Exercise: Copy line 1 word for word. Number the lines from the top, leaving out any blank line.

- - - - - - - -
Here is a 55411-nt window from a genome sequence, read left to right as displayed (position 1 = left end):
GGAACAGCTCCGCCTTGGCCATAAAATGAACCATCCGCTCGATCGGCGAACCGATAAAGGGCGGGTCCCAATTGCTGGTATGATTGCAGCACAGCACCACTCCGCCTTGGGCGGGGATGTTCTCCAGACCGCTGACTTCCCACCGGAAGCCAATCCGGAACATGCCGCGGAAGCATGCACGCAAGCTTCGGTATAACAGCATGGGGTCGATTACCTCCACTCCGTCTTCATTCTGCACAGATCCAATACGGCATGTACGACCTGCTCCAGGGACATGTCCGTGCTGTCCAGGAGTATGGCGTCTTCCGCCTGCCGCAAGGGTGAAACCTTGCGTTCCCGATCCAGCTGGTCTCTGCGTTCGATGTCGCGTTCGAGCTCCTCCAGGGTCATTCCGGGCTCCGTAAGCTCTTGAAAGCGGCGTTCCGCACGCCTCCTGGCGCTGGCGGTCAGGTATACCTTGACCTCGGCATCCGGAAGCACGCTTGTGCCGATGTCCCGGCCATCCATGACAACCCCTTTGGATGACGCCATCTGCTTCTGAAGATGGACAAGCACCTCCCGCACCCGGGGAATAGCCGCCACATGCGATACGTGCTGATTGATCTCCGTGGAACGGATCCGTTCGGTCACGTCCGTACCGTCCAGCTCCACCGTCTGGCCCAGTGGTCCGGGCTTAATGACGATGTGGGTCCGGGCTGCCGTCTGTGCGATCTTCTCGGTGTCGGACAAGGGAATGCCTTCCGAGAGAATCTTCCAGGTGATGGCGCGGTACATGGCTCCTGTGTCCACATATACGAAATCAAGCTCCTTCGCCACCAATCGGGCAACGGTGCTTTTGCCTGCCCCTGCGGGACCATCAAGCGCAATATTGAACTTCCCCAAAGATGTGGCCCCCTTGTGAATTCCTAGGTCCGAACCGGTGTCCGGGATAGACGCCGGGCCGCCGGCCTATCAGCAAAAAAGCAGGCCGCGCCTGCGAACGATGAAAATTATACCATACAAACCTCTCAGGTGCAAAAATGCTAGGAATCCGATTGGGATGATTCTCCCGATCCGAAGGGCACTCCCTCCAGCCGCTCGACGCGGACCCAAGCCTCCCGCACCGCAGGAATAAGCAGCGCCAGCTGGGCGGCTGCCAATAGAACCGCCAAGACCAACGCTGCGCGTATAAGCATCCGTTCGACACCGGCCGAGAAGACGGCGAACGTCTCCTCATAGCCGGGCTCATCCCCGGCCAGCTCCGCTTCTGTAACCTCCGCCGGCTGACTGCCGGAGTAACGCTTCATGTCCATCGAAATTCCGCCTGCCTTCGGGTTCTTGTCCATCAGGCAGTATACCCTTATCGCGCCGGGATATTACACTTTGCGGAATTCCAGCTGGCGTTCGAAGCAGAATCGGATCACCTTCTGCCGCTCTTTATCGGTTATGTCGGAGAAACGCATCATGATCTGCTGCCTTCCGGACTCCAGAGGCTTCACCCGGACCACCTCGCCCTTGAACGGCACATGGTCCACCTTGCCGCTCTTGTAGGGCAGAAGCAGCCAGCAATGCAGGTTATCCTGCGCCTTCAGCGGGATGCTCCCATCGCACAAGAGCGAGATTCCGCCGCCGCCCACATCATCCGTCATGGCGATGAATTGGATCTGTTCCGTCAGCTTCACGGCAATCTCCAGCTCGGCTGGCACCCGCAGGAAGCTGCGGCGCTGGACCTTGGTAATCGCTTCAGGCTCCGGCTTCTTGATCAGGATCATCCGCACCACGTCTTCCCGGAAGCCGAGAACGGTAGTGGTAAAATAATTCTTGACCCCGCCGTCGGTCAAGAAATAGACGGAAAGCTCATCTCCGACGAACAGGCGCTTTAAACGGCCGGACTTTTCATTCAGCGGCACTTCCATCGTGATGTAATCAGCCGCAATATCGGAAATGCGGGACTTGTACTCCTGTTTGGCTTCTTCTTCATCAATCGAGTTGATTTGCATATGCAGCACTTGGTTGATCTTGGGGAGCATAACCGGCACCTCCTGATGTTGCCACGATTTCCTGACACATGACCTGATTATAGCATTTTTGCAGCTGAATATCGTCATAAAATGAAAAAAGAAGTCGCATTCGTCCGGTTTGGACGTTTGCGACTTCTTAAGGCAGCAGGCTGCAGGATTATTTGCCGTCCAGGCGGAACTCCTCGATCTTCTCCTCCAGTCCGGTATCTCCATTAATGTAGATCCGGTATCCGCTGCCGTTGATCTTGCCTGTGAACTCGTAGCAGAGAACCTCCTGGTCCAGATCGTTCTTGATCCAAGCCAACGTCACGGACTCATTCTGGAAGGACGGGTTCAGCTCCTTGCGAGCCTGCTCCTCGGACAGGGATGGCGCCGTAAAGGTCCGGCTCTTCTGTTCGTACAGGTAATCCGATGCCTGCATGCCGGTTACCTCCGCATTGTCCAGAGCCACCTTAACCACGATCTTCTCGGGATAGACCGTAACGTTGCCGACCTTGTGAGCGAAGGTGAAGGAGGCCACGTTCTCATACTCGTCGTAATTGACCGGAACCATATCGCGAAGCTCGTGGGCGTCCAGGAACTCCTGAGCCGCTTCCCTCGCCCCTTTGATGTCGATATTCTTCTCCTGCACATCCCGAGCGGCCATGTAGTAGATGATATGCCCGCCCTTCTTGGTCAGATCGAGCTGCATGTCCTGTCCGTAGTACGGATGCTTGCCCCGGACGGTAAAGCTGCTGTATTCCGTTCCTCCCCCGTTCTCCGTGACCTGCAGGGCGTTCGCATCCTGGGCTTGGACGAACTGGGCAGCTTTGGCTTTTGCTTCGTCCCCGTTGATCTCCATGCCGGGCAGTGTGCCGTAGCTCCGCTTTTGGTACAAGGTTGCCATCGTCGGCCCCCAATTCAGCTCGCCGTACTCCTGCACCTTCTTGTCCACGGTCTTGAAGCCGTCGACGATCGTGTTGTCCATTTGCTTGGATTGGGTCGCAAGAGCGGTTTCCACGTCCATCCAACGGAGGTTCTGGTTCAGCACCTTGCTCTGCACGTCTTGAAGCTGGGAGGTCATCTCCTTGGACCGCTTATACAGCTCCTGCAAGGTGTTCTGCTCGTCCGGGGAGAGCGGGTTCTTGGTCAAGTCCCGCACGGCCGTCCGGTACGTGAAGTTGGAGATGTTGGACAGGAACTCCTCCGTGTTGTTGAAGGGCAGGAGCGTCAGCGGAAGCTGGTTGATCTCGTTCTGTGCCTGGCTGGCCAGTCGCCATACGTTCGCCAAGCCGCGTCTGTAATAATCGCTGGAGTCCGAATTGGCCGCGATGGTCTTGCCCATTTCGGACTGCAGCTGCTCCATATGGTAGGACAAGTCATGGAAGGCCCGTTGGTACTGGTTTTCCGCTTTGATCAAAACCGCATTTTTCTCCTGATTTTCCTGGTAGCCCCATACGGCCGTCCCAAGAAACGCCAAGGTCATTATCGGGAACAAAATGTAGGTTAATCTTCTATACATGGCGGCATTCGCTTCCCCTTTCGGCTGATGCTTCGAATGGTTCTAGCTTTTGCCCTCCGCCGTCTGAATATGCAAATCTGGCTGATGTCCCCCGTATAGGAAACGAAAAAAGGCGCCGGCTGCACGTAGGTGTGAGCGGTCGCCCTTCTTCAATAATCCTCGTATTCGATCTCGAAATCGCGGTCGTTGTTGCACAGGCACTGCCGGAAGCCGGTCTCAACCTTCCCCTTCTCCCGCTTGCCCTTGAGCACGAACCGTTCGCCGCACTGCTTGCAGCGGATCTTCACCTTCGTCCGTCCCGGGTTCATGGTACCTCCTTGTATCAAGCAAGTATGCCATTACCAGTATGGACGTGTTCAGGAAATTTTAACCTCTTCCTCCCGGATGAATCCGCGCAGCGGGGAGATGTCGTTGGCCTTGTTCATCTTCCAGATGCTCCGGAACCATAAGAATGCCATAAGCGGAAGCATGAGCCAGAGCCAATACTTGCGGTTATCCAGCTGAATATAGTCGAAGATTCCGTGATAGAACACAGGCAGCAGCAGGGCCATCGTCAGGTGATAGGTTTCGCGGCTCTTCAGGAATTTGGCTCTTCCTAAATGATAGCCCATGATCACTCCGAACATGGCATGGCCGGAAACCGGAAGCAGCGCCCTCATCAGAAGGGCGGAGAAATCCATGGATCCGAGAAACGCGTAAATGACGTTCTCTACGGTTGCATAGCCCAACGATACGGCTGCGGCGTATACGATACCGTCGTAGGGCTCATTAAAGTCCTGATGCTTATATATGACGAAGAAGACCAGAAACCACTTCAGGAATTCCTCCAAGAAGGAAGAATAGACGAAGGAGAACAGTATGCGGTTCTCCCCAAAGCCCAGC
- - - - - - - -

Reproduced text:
Here is a 55411-nt window from a genome sequence, read left to right as displayed (position 1 = left end):